New York (Sep. 26)
Half the American people have a bias against some one of the minorities that make up the population, and more of this prejudice is directed against Jews than against any other minority, according to a Fortune Magazine Survey of Public Opinion appearing in the October issue, published today.
“Seventy-three percent of those who had any hostility to express along economic lines and 52 percent of those who had hostility to express along political lines picked on Jews,” the article points out, adding that the answers “confirm the thought that Jews evoke the greatest hostility in the areas where there are very few of them.” According to the poll, 36 percent of the population listed their resentment of Jewish economic power, while 12 percent answered that they thought Catholics “are getting more economic power … in the U.S. than is good for them.” Such resentment runs highest in the North Central states and far West, in communities of 2,500 or less and on farms away from the Northeast where the greatest concentration of Jewish wealth lies.
Again, people in the Northeast, in large cities, seem less disturbed than those in small communities and on farms about the extent of Jewish political power. Overall, 21 percent of the population feel that Jews have too much of a voice in the government. This figure is followed closely by the 15 percent–one-sixth of the population–who resent the role of the Catholics in American political life.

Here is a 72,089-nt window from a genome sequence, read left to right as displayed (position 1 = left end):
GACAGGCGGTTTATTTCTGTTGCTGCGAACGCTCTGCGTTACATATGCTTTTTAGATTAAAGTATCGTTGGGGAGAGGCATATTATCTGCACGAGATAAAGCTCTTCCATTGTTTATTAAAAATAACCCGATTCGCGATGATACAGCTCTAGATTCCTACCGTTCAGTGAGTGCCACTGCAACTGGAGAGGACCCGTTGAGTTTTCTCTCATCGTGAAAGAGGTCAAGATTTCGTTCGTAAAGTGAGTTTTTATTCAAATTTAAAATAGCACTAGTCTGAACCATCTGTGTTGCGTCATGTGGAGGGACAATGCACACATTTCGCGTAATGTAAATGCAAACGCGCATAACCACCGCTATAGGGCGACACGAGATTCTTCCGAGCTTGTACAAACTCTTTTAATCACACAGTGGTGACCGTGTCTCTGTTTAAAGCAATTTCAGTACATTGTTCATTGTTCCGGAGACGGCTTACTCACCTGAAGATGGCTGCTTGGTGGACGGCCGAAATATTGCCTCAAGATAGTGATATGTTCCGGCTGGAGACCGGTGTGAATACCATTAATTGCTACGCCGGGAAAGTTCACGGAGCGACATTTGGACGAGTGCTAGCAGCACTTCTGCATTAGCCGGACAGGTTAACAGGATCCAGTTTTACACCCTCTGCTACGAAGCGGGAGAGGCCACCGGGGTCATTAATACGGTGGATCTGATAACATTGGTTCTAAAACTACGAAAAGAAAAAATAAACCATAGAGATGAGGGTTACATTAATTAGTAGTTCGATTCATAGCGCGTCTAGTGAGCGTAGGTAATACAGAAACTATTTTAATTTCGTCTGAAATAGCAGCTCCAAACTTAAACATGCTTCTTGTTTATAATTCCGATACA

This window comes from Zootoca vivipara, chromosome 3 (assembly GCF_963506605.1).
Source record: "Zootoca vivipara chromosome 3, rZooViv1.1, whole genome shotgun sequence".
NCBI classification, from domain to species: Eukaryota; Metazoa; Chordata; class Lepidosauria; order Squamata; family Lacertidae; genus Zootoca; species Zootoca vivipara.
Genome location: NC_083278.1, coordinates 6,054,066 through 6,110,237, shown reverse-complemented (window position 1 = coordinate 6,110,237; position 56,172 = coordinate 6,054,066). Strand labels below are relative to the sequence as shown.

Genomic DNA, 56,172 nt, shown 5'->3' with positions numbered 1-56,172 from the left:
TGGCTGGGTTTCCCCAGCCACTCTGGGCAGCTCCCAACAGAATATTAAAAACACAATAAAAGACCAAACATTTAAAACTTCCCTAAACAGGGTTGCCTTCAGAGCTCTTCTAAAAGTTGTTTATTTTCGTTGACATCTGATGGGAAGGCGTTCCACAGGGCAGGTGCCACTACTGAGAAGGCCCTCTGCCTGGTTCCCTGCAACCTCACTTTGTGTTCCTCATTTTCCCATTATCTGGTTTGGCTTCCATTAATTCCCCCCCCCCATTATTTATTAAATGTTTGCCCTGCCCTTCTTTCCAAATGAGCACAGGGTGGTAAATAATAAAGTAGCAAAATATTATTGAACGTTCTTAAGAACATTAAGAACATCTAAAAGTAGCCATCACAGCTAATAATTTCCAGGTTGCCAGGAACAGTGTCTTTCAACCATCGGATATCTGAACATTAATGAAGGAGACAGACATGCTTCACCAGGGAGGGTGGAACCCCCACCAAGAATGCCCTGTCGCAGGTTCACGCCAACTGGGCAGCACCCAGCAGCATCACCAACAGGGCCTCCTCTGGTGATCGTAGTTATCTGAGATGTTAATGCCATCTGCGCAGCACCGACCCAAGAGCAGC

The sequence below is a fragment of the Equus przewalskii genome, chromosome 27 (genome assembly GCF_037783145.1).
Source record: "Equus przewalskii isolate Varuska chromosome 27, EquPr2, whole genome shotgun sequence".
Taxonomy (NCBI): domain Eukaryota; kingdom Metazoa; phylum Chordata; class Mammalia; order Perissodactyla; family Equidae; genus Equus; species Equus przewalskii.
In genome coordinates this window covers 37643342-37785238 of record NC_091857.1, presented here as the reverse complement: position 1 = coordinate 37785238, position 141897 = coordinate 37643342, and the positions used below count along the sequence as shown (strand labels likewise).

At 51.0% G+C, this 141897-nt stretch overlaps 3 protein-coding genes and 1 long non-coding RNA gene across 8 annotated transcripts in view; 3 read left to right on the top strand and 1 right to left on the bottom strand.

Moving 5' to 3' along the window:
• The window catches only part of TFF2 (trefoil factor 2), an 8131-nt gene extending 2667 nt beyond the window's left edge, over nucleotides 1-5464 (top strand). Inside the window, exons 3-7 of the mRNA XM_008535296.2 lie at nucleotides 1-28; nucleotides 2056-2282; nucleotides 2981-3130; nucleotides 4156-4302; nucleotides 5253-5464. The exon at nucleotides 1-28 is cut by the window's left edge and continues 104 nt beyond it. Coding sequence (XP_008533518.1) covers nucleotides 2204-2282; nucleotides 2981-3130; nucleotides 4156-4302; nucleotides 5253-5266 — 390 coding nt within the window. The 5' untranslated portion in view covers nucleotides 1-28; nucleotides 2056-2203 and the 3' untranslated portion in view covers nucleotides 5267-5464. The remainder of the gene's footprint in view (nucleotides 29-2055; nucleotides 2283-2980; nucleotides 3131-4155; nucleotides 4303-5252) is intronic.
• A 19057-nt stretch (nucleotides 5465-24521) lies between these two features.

To a third question, “do you think any of these groups should be getting a better break in this country than they are getting now,” greatest concern was expressed for the Negro. Thirty-four percent said they thought the Negro people in America deserved better treatment, while another 10 percent thought Jews deserved a better break. “Concern about the Jews rises sharply with size of place (as does the number of Jews),” the article states.
Some 28 percent–approximately 22 million Americans–said they believed that certain racial and religious groups in this country “are treated very badly, and some strong measures should be taken to improve the situation.” Thirty-six percent said they believed that progress was being made “as fast as is practical,” and 25 percent said they thought minorities are “treated as well as they should be.” The 28 percent favoring strong action against prejudice “represents the main hope for the minorities,” the survey concludes.